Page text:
U.S. Men's National Team: The Darkest Timeline

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The last decade of American soccer fandom has been defined by two things: contentment that at last we have a financially stable, even highly successful domestic product in Major League Soccer, and a desire for our most talented internationals to stay the hell away from it. The quality of play in MLS may be significantly higher than many admit, but the conventional wisdom has remained: if U.S. Soccer wants to compete on the world stage, its best players should make their way overseas to play for clubs in top leagues in England, Germany, and elsewhere. And so with one glaring, widow’s-peaked exception, over the last two qualifying cycles the USMNT’s European-based elite have become indistinguishable from its first-choice XI; only four of the 23 players on the 2010 World Cup roster were signed to MLS clubs at the time.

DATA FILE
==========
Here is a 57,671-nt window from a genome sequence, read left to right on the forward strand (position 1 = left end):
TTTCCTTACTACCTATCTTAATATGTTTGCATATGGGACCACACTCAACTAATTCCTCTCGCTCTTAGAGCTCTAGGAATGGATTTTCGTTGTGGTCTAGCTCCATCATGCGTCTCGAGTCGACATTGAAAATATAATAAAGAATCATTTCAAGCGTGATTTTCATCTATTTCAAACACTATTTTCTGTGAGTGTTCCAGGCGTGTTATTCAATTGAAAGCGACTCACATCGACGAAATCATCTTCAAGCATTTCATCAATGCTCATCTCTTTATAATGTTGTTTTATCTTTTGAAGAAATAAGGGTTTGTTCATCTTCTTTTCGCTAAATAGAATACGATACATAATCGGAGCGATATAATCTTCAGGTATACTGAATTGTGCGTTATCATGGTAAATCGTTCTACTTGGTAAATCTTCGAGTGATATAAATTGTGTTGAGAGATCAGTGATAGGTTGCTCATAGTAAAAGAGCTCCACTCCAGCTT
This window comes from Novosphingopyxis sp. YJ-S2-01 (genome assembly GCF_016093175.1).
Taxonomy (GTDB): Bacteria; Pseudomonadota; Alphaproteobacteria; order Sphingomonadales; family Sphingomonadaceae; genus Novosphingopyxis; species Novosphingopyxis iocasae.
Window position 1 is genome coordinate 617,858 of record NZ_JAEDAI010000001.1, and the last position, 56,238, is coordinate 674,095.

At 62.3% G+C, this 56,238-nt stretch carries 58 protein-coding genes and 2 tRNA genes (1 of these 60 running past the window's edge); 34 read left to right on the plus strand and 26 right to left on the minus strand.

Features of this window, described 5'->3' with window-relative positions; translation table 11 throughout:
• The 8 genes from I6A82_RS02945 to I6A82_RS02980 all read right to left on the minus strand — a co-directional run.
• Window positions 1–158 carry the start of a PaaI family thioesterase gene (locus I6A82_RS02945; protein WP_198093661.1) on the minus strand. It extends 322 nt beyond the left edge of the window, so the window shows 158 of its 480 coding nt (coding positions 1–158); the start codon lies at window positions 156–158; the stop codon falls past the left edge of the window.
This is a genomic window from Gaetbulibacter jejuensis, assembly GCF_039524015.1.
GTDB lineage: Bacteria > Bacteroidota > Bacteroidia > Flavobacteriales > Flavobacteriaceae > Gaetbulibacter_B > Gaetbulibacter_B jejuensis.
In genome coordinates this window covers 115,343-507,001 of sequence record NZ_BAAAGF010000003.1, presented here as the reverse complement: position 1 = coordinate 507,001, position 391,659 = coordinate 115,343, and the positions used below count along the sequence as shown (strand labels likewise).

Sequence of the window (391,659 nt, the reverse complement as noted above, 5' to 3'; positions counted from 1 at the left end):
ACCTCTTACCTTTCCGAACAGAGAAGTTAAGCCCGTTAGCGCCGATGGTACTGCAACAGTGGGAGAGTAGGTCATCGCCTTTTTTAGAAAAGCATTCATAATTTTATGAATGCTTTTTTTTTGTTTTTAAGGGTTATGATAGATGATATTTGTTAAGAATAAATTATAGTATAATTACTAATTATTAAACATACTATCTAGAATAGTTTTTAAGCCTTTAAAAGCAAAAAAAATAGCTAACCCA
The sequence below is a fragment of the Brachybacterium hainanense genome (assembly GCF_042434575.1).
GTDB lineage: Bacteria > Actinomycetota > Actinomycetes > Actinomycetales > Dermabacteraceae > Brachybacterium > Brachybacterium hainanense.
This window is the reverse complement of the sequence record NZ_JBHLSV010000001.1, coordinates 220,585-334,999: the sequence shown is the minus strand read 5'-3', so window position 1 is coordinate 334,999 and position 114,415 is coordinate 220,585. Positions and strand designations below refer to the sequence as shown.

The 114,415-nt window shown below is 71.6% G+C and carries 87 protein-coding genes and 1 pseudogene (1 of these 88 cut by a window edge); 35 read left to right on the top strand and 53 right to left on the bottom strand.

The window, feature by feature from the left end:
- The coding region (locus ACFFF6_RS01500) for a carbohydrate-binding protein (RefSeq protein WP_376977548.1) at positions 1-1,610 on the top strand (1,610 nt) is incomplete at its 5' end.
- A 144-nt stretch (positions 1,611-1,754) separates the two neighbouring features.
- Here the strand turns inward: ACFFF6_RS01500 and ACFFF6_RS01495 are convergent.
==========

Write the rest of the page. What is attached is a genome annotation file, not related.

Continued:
But that consensus appears to be changing, and fast. Using selfish justifications like “financial security,” “wanting to be closer to family and friends,” and “my personal health and well-being,” and forgetting that this is as much about us and our need for an excuse to drink on Saturday mornings as it is about them, America’s finest are starting to come home. Less than six months after Clint Dempsey left Tottenham Hotspur for the Seattle Sounders, Monday brought official word that Michael Bradley -- in the prime of his career at 26, arguably the USMNT's most integral player -- has joined Toronto FC on a $10 million transfer from AS Roma. Another key cog in the U.S. midfield, Schalke's Jermaine Jones, doesn't seem far behind. Though he made no secret of his displeasure with Dempsey's move last August, U.S. manager Jürgen Klinsmann now sounds fatalistic, conceding that "the demand is not there" for American players among big European clubs: "It is a very, very tricky situation that players face right now."